Goodness Gracious We’re &*@ing Up Sinusitis

The American Academy of Allergy, Asthma, and Immunology has a lovely Choosing Wisely statement on sinusitis, featuring the following highlights:

  • Antibiotics usually do not help sinus problems.
  • Antibiotics cost money.
  • Antibiotics have risks.

So, how does one of the United States largest organized health systems fare for the treatment of such a simple, basic, commonplace condition?  A system, perhaps, that prides itself on internal quality initiatives and guideline adherence?  Well, based on this sample of 152,774 Primary Care, Urgent Care, and Emergency Department patients in Kaiser Southern California, they are: still awful.

  • ED patients received antibiotics 72.8% of the time.
  • UC patients received antibiotics 89.3% of the time.
  • PC patients received antibiotics 89.8% of the time.

And, not only that, antibiotic usage was all over the map, with large cohorts receiving prescriptions for less-appropriate options such as azithromycin and trimethoprim-sulfamethoxazole.

Why are we so terrible at this?

“Low-Value Care for Acute Sinusitis Encounters: Who’s Choosing Wisely?”
http://www.ajmc.com/journals/issue/2015/2015-vol21-n7/Low-Value-Care-for-Acute-Sinusitis-Encounters-Choosing-Wisely

When Anaphylaxis Makes a Comeback

The frequency of biphasic anaphylaxis is a subject of some controversy, with most estimates derived from retrospective chart review.  The frequency may be as high as 20%, as low as 3%, or those may yet be gross overestimations based on partial symptom recurrence.

For these folks, the answer was: 14.7%.

This is yet another evaluation of Emergency Department visits for anaphylaxis, as collected by retrospective chart review.  Looking at one year’s worth of data collected at two pediatric hospitals in Canada, these authors identified 484 visits for anaphylaxis with adequate data for analysis.  Of these visits, 71 met their criteria for a biphasic reaction: a period of full symptom resolution lasting at least an hour, followed by recurrence of symptoms requiring additional pharmacologic intervention.  They subsequently reviewed features of the initial reaction to determine any potential predictors of biphasic manifestations.

Some of their features make sense, and some – none.  Independent predictors included delayed ED presentation, wide pulse pressure, multiple doses of epinephrine to treat the initial episode, and administration of beta-agonists in the initial episode.  Essentially, those patients with the most severe, multi-system involvement.  However, their strongest odds ratio for predicting return of symptoms was for patients simply aged 6-9 years of age – and the authors do not address the aberration in their discussion.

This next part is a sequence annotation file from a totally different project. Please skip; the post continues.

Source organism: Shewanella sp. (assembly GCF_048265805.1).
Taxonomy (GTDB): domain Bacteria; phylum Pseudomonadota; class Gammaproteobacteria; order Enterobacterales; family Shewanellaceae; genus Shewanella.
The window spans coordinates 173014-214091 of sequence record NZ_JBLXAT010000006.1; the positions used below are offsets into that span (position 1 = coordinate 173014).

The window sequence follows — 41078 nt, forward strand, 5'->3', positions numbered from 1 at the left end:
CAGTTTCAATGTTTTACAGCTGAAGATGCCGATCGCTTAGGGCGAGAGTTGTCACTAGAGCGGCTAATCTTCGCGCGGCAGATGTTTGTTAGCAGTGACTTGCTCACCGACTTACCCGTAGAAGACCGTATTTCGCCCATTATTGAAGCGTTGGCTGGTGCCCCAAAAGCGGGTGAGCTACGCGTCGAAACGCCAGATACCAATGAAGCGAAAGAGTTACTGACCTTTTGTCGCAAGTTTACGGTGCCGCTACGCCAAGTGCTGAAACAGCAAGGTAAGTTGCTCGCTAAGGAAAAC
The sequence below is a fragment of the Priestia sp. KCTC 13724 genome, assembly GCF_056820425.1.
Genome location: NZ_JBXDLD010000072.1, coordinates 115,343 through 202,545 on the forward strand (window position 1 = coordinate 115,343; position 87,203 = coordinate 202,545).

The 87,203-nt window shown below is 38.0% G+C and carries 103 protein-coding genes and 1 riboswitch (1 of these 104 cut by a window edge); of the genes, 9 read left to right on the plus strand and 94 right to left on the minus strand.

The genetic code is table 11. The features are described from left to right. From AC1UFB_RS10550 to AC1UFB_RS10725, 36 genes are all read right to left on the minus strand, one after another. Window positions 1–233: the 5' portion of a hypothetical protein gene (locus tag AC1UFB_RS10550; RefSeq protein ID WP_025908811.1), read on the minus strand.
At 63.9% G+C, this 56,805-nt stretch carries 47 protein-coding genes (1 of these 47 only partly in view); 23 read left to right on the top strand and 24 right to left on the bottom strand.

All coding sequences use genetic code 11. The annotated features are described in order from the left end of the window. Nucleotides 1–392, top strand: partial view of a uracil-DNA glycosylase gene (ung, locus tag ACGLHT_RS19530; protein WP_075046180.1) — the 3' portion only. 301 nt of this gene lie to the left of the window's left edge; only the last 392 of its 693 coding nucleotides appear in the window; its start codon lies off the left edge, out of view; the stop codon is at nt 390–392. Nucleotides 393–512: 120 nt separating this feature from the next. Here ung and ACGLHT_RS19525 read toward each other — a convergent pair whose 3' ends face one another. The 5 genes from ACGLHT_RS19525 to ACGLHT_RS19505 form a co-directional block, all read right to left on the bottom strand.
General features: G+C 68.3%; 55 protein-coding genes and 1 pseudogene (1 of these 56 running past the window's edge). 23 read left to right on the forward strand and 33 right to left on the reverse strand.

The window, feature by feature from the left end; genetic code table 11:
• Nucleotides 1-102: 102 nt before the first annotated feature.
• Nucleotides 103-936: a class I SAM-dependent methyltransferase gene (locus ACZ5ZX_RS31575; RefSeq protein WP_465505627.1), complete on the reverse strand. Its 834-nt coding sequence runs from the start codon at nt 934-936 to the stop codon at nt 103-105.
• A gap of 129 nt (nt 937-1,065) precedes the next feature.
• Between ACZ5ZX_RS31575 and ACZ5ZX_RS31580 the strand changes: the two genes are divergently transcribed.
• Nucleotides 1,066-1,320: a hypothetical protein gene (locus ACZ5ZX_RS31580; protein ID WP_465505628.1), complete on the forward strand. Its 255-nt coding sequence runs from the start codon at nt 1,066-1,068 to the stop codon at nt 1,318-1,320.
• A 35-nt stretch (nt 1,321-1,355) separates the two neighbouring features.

So, ultimately, this study doesn’t reliably alter our management.  Chances are, you’ve already been observing the mildest anaphylaxis for the shortest time, and the most severely ill for longer.  Thus, as seen in this cohort, most of these severely ill patients were still undergoing observation in the ED when the biphasic reaction occurred – 3 to 6.5 hours later.  All told, 18 patients were discharged from the ED and returned with biphasic symptoms – with a median time of 18.5 hours to return.  So, unfortunately, there’s no reasonably useful clinical endpoint to observation that would catch all revisits – and the best course of action is simply to ensure patients have epinephrine for home use at discharge, and inform them of the small likelihood of recurrence.

“Epidemiology and clinical predictors of biphasic reactions in children with anaphylaxis”
http://www.ncbi.nlm.nih.gov/pubmed/26112147

An Abbreviated IV Acetylcysteine Regime for Acute APAP Toxicity. Short, Sweet, and…. Safe?

A guest post by Rory Spiegel (@CaptainBasilEM) who blogs on nihilism and the art of doing nothing at emnerd.com.
Anyone who has perused the literature on APAP toxicity will notice the protocols we use to guide us in the diagnosis and treatment of acute APAP overdose are based primarily on ultra-conservative estimates of risk rather than true clinical data. As a result we are left with acetylcysteine (NAC) treatment regimes that, though effective are cumbersome and convoluted. The current IV NAC regime consists of 3 different weight-based doses over various time periods within the first 25 hours. This regime is costly and frequently causes vomiting and anaphylactoid reactions. In a move towards practicality, authors from the Royal Infirmary of Edinburgh (the birthplace of the Rumack-Matthew Nomogram) performed a RCT comparing this traditional dosing scheme to a far more rational one.